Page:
216 Alternate spelling of Tailbus: Tailboys, Talboys, Tailbois TAILBOYS, Cecilia (I8069)
217 Alternate spellings of the surname Sawkelth: Salkeld, Sawkeld SAWKELTH, Jenet (I7881)
218 Although the death record says Northallerton, it's only the 'District', so probably just the nearest register office. BROWN, George Ronald (I10087)
219 Amelia persuaded her father to give up selling booze and to sell the inn. Amelia became chief housekeeper of Victoria General Hospital in Halifax. When James Ward died he left all his real and personal property to her and made William Reid an Executor." ("Dickson and Leslie Family Histories" © 1990 Custom Printers of Renfrew Ltd. ISBN 019942-09-1 ) WARD, Rachel Amelia (I2812)
220 Amherst Daily News, Monday, September 18, 1939, pg. #5; Reel #2681, NSARM,
Halifax, N.S.
OBITUARY: Annie Berry
Maccan, Sept. 16 - The death of Annie May Berry, age 76, took place at the
home of her sister, Mrs. Clarence Bigney, early Saturday morning, after an
illness of two weeks, following a paralytic stroke. The late Miss Berry was
a daughter of the late Edward and Paulina (Ward) Berry of Maccan. She
resided for several years following the death of his wife, with a brother at
Parrsboro, but spent the greater part of her life at Maccan where she was
well known and highly respected. For the past number of years she had lived
with her sister on the homestead where she spent her childhood. Owing to
failing health and faculties she had of late years been confined much to her
home, where, however, she took an active interest in household affairs, and
her sudden seizure came as a shock to the members of her family, to whom the
sympathy of their many friends is extended. She is survived by one brother,
Leonard of Boston and one sister, Maud (Mrs. Bigney) of Maccan.

Source: Dave Winter, 4 Feb 2014 
BERRY, Annie May (I5709)
221 Amherst Daily News, Thursday, Mar 13, 1924, pg. #3; Reel #2655, NSARM,
Halifax, N.S.
OBITUARY: Mrs. Burton Berry
At the home of her daughter, Mrs. James Graham, Fox River, N.S., on February
28th, there passed away Mrs. Rachel Berry. Her husband, Burton Berry
predeceased her 10 years ago. Mrs. Berry was born in Parrsboro, N.S., March
29th, 1845, where a sister, Mrs. Matilda Brayley is mow living. Mrs. A.J.
Soley, Lower Economy, N.S. is the only other surviving sister. Early in life
she became a member of the Presbyterian Church which she whole-heartedly
served during her long and useful life. Fifty-three years ago, Rachel Mason
married Burton Berry and they made their home at Lower Economy, N.S. Three
children mourn the loss of a mother; Embert Berry, New York; Mrs. Edgar
Taylor, East Apple River, N.S.; and Mrs. James Graham, with whom she had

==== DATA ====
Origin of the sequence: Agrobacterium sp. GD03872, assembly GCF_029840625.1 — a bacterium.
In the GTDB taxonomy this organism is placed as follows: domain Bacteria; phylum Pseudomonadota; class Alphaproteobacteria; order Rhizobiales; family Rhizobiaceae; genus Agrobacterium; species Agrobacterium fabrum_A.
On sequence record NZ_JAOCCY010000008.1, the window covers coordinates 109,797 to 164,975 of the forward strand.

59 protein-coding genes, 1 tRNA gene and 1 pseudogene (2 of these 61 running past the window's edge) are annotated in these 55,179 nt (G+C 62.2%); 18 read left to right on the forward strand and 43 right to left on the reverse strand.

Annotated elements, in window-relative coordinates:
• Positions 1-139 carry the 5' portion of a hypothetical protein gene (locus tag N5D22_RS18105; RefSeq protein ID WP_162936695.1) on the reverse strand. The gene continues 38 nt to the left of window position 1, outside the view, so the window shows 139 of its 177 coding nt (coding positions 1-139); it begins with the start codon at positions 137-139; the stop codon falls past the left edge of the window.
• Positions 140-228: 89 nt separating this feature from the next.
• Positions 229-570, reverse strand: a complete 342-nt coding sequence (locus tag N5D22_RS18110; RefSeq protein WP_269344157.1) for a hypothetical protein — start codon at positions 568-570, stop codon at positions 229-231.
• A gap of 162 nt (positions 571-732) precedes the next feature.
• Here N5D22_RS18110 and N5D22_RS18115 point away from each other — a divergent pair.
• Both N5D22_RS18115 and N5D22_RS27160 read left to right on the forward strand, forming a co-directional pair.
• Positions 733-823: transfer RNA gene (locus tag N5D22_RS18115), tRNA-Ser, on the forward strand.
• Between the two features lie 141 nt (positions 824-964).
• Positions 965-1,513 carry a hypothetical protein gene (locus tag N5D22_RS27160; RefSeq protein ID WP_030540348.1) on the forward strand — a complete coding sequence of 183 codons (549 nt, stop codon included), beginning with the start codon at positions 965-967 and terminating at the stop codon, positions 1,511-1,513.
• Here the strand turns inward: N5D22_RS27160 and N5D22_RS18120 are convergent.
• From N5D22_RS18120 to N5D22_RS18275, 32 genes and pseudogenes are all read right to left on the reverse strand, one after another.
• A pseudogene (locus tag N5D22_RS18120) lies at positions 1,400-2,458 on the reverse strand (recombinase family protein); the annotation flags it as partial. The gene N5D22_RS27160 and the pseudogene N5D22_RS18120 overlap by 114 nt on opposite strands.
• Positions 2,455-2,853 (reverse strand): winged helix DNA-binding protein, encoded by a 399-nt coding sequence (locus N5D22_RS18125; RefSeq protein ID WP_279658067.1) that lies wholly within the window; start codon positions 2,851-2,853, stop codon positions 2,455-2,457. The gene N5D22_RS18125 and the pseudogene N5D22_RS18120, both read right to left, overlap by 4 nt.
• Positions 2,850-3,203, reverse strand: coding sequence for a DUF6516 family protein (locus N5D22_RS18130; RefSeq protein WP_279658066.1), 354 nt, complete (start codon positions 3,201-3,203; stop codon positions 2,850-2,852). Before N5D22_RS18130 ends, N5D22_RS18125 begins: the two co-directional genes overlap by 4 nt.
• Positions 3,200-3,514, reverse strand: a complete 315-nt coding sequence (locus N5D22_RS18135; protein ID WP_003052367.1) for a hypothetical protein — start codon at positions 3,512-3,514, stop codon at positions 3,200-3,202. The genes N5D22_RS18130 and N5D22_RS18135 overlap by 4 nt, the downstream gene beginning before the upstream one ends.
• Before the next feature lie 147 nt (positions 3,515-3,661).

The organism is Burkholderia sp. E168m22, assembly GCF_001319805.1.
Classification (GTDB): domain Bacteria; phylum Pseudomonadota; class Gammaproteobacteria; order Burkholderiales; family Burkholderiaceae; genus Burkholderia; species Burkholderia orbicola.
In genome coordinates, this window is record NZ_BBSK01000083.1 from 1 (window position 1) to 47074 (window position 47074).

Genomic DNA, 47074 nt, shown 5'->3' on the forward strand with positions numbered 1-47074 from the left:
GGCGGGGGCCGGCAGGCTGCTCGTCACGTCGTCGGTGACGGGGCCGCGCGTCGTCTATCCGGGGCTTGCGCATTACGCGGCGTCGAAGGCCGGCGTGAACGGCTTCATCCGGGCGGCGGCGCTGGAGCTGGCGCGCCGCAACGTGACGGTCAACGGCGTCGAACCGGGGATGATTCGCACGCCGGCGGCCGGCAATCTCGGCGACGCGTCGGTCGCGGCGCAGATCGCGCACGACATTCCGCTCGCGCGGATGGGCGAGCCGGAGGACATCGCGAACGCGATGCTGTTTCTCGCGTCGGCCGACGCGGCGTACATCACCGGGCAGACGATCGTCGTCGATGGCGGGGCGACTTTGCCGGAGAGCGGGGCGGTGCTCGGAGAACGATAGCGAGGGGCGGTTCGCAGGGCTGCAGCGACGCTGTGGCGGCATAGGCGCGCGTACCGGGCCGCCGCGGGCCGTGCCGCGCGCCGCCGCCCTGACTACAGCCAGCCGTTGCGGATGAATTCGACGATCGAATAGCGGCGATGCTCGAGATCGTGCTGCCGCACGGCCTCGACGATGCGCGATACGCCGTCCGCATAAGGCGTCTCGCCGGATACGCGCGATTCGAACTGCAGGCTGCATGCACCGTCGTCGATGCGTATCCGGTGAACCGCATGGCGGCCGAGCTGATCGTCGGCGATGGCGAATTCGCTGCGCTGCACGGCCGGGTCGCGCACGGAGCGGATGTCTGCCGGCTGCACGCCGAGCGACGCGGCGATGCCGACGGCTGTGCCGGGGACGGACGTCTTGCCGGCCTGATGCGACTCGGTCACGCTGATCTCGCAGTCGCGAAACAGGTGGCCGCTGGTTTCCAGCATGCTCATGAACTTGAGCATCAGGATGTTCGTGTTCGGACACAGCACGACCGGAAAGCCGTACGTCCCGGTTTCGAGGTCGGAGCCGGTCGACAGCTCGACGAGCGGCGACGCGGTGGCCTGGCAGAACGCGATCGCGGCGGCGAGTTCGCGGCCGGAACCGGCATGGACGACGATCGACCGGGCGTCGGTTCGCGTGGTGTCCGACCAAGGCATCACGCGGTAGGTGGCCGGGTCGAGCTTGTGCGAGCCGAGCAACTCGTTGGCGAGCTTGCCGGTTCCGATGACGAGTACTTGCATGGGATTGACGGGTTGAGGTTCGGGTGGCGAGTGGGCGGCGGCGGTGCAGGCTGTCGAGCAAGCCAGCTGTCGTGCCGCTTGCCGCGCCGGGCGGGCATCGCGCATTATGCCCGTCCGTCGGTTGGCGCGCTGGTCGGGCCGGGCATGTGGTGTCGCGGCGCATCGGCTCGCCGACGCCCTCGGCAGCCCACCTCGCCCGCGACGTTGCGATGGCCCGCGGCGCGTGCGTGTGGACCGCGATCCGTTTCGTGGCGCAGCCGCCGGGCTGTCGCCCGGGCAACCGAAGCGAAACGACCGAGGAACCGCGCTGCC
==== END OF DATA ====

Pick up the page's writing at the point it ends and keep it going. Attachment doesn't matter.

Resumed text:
been living since 1916. A brief funeral service, conducted by Rev. C.L.
Gesner, was held at the home on Friday evening, March 29th. The following
afternoon the regular funeral services were conducted by Rev. Mr. Murray at
the Presbyterian Church, Five Islands, N.S. During her long life, Mrs. Berry
made a wide circle of friends who extend their sympathy to the bereaved.

Source: Dave Winter, 27 Jun 2013 
MASON, Rachel (I1615)
222 Amy was widowed at age 43. At age 48 she was baptized on October 4,
1840. She was born a Baptist so it appears that she converted to
Anglican when she married Robert but wasn't baptized as such until
after his death.
Amy Ward is listed in the 1871 Hants County census as 79 years old, at household a 0 0 which means she had already died within 12 months of the census. 
MOSHER, Emetine (Amy) (I123)
223 An entry in the Biographical History of Gonville and Cais (College, Cambridge) reads Warde, John: of Bolton, Yorks. ('Richmondiensis ex Bolton super Swala, fluvio sacro'): son of Henry Warde, gent. School, Richmond, under Mr. Bland, four years. Age 21. Admitted May 22, 1612 sizar of his surety Mr, John Webb, Fellow. WARD, John (I8982)
224 An entry in the Halifax Citizen of January 31, 1865 reads:
William Granville and Thomas Ward, severely pleaded guilty to a charge of selling liquor without a license, and were sentenced to pay a fine of $4 each.
(Thomas was the owner of Three Mile House Inn at the time) 
WARD, Thomas (I243)
225 has the family listed as 'Hard' instead of 'Ward'. Transcription error reported. WARD, Nicholas M. (I220)
226 Andrew Peck was from near Newburg, NY at the time of his marriage to Rebecca Scott. PEEK, Andrew Theophilus (I1746)
227 Ann daughter of Thomas Bell, yeoman, baptized. BELL, Ann (I9063)
228 Ann is 'of Scorton' and Thomas is 'of Leeds' Family F4443
229 Ann was the executrix on her uncle Joseph Tidyman's will of May 2 1868. HARDEN, Ann (I10708)
230 Ann's residence is 'Shepherd's Lodge'. Family F3891
231 Anne Coates of Hudswell buried
widow to Richard Coates of Hudswell buried 
BINCKS, Ann (I6093)
232 Anne Warde, was probably Sir Christopher's second
daughter. She appears to be the "Anne Warde of the parish of "Ripon" who had a license to marry John Wandesford, esq., of Kirtlington, on February 12, 1491-2. This marriage was annulled, apparently shortly afterwards.
"1556, April 1. — An instrument of dissolution of the marriage between